WorldWideScience

Sample records for one-shot format sensors

  1. Multianalyte imaging in one-shot format sensors for natural waters

    International Nuclear Information System (INIS)

    Lapresta-Fernandez, A.; Huertas, Rafael; Melgosa, Manuel; Capitan-Vallvey, L.F.

    2009-01-01

    A one-shot multisensor based on ionophore-chromoionophore chemistry for optical monitoring of potassium, magnesium and hardness in water is presented. The analytical procedure uses a black and white non-cooled CCD camera for image acquisition of the one-shot multisensor after reaction, followed by data treatment for quantitation using the grey value pixel average from a defined region of interest from each sensing area to build the analytical parameter 1 - α. In optimised experimental conditions, the procedure shows a large linear range, up to 6 orders using the linearised model and good detection limits: 9.92 x 10 -5 mM, 1.86 x 10 -3 mM and 1.30 x 10 -2 mg L -1 of CaCO 3 for potassium, magnesium and hardness, respectively. This analysis system exhibits good precision in terms of relative standard deviation (RSD%) from 2.3 to 3.8 for potassium, from 5.0 to 6.8 for magnesium and from 5.4 to 5.9 for hardness. The trueness of this multisensor procedure was demonstrated comparing it with results obtained by a DAD spectrophotometer used as a reference. Finally, it was satisfactorily applied to the analysis of these analytes in miscellaneous samples, such as water and beverage samples from different origins, validating the results against atomic absorption spectrometry (AAS) as the reference procedure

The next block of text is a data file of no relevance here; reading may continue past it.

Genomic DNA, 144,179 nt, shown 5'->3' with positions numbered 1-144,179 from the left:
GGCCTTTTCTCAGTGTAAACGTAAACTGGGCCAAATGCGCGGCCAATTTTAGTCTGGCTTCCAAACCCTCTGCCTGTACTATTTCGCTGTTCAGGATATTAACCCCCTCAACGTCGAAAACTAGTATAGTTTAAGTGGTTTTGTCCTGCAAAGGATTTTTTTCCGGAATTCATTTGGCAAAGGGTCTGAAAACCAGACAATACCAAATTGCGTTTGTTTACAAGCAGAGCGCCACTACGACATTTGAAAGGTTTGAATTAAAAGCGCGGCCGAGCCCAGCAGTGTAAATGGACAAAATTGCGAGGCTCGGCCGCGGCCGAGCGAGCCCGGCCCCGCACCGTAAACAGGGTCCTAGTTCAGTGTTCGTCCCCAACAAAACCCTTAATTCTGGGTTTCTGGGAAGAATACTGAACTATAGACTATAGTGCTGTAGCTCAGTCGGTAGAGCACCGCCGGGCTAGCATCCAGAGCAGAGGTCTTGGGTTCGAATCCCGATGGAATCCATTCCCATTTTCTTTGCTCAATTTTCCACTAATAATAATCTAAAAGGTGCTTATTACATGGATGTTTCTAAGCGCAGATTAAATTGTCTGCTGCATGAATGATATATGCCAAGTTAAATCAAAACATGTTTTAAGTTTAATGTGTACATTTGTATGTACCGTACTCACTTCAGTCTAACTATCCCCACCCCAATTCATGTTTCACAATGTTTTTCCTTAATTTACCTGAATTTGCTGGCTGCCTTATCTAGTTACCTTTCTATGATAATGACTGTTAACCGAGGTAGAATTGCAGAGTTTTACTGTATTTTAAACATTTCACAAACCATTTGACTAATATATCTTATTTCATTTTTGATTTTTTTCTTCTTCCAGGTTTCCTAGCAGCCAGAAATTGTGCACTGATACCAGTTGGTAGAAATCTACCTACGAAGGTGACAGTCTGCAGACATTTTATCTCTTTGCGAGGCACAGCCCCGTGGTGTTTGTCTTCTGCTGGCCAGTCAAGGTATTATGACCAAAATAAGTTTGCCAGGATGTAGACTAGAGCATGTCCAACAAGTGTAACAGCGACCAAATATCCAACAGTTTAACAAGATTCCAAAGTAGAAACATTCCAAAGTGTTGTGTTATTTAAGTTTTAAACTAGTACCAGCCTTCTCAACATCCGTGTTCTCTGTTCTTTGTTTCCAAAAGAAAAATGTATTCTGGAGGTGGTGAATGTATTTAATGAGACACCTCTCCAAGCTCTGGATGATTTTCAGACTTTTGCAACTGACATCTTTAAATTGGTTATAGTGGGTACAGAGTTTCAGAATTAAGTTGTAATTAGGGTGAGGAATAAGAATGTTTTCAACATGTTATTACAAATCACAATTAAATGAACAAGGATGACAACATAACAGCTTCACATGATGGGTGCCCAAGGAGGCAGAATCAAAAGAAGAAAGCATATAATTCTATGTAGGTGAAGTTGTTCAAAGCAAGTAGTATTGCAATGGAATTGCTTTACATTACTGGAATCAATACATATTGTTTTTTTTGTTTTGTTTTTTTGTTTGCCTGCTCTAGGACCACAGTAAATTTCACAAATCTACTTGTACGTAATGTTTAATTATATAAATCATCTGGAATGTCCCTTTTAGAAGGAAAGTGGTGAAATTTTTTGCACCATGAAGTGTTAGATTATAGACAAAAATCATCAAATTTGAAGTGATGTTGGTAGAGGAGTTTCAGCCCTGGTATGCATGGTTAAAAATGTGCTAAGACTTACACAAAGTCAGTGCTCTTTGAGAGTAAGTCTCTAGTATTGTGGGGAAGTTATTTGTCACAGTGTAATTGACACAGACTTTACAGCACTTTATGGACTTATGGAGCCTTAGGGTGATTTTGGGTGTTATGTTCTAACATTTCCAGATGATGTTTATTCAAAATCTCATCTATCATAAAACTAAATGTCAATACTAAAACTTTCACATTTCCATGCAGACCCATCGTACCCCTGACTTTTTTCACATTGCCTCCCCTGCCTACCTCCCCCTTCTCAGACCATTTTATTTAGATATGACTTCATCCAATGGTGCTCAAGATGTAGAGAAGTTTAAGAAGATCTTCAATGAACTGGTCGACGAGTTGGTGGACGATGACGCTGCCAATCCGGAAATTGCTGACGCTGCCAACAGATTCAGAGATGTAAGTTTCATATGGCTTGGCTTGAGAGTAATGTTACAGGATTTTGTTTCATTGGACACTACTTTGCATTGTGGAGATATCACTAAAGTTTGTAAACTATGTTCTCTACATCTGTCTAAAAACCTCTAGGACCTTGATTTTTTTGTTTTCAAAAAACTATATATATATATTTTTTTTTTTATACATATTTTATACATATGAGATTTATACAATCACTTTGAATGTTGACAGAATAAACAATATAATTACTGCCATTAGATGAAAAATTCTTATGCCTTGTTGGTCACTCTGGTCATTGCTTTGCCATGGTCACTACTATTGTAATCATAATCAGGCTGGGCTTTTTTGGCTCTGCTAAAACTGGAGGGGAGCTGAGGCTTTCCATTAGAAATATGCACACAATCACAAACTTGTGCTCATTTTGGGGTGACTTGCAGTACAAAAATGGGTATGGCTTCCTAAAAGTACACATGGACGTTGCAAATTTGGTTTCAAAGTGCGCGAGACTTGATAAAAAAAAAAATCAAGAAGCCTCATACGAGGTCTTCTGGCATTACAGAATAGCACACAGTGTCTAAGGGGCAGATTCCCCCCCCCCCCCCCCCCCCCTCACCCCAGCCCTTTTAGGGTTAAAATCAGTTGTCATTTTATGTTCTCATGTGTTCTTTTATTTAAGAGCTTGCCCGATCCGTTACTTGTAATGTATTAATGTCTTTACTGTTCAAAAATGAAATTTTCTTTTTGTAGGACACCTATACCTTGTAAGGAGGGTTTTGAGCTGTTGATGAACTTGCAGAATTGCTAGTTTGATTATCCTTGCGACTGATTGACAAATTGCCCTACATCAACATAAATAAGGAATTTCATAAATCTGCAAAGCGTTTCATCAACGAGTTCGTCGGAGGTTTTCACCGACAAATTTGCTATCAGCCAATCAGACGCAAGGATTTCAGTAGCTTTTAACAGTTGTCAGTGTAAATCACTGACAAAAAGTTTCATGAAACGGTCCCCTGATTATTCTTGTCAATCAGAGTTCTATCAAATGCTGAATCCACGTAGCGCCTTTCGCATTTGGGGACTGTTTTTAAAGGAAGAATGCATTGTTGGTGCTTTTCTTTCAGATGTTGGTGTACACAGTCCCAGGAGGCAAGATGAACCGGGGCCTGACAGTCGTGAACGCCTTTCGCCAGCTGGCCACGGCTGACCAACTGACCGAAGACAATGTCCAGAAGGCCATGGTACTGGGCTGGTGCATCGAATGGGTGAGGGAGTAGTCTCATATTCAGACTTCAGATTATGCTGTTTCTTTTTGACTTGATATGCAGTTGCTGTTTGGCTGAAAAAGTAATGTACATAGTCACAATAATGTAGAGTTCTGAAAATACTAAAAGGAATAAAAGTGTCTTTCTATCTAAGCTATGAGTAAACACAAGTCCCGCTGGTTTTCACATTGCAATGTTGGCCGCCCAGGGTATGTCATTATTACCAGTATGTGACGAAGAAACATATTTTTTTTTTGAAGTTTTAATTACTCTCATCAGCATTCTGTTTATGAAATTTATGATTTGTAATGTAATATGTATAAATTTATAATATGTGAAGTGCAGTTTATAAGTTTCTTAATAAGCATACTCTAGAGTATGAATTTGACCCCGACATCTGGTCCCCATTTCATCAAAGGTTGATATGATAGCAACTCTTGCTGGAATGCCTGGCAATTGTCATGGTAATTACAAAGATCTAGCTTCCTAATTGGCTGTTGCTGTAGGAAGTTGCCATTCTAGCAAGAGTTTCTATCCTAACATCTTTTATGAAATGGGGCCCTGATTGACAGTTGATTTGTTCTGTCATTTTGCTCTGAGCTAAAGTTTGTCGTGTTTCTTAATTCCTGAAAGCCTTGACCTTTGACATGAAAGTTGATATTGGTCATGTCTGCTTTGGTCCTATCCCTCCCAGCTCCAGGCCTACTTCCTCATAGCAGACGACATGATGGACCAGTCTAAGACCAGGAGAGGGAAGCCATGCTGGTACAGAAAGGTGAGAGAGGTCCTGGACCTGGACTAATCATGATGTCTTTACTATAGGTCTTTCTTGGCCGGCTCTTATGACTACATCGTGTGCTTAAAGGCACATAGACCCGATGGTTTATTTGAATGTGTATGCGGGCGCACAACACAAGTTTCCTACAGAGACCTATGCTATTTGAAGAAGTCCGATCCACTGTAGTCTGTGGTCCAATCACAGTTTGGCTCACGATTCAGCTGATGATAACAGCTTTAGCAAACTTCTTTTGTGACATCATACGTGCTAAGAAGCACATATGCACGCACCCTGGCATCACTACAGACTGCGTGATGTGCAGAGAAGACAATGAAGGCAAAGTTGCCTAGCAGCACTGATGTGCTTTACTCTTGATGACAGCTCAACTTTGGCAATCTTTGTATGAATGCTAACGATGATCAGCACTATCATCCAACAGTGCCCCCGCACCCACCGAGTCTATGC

2. Portable light-emitting diode-based photometer with one-shot optochemical sensors for measurement in the field.

    Science.gov (United States)

    Palma, A J; Ortigosa, J M; Lapresta-Fernández, A; Fernández-Ramos, M D; Carvajal, M A; Capitán-Vallvey, L F

    2008-10-01